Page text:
Thursday, 7 January 2010

Refactor spagethi Form code to something usefull

There are a lot of applications that are very difficult to maintain. The original writers would not always agree about that statement, but others will see their code as an unmanageable mess.
I will not blame the original writers of those applications. A lot of them started with software development as their hobby or out of interest. During time they learned some "best practises" by reading tutorials about how to write desktop applications using forms (like in Visual Basic or Delphi). These tutorials tell you that in the event handlers you put the code that should be run when somebody presses a button or when an item is selected. There are even components like timers that could let you do stuff at specific times / intervals.
For tutorials this is OK and I did it as well, but I realised that it is plain stupid to do so. The problem is that you get large chunks of code within event handlers and forms. At some point it will be difficult to know where some piece of code can be found. Is it on FormA, FormB or (even worse) on both?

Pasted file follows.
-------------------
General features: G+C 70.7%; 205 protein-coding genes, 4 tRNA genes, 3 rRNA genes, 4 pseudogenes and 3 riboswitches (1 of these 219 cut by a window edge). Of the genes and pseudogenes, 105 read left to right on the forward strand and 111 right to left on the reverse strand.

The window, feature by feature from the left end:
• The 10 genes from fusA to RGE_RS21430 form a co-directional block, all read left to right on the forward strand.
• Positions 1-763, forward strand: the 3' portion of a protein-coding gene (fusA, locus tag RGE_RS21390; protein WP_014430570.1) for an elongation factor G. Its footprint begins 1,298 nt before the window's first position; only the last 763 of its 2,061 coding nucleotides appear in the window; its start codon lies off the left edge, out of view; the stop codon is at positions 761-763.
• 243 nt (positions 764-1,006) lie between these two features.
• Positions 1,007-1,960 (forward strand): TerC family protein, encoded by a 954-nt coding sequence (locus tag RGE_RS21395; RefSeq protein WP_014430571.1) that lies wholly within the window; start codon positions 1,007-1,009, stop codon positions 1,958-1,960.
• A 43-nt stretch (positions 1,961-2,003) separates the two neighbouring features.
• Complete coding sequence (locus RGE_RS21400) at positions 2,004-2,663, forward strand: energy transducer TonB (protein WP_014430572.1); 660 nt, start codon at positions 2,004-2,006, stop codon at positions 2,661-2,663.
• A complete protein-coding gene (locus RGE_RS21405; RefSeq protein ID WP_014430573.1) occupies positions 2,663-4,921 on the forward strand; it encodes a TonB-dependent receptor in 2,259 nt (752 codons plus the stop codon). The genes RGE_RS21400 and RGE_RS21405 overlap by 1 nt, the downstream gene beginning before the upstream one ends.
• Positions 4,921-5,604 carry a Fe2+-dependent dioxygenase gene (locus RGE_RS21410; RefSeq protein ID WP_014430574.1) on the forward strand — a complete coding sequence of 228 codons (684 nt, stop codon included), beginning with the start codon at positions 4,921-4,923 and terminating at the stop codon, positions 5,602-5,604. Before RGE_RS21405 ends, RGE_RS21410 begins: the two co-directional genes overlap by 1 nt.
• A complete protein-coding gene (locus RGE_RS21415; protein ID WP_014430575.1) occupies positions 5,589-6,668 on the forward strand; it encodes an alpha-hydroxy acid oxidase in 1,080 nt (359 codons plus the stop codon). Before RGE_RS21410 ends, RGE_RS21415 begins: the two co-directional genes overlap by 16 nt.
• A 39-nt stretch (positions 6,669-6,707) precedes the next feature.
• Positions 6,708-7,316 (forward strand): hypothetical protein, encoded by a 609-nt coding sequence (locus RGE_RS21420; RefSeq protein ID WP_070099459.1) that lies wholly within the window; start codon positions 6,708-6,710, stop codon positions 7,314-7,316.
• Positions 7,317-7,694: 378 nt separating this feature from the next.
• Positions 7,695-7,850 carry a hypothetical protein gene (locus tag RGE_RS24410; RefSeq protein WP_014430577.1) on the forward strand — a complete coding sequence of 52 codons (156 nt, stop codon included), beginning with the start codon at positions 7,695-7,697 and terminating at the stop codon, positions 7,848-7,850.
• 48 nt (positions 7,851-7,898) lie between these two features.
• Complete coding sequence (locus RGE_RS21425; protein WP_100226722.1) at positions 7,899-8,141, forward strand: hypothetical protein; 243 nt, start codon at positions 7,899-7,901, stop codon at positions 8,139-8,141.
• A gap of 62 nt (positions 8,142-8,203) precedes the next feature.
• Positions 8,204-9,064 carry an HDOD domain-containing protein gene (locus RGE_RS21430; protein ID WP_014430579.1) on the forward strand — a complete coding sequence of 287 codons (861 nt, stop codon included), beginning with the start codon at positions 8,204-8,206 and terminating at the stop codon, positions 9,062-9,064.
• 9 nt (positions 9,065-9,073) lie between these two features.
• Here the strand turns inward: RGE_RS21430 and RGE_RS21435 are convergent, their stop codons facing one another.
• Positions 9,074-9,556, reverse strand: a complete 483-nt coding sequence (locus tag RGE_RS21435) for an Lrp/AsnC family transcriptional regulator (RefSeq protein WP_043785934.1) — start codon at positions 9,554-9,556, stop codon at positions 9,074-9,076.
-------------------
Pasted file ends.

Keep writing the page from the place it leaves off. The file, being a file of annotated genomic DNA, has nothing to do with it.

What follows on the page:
In the rest of this post I want to describe some small steps to re-factor to easier to maintain and understand code. As an example I use a simple application to manage data from media files. There is a form that add/edit music, it has a save button and  a close button.

Get code out of event handlers.

The first step is to get event handlers as small as possible. Put all the code that is currently in the event handler into a method and call that method in the event handler. An example:
In the form for adding and editing music information we have a lot of code in the OnSaveClicked event handler. There is code to see whether we are adding or editing the music, there is code to fill the data set (or the sql query, or whatever we are using for persistence) and there is some validation code. That would be at least 15 to 30 rows of code. (depending on how much information we can fill in). By moving all this code to a separate method we can easily call this same method from the OnClosed event handler to let the user save the changes when closing the form.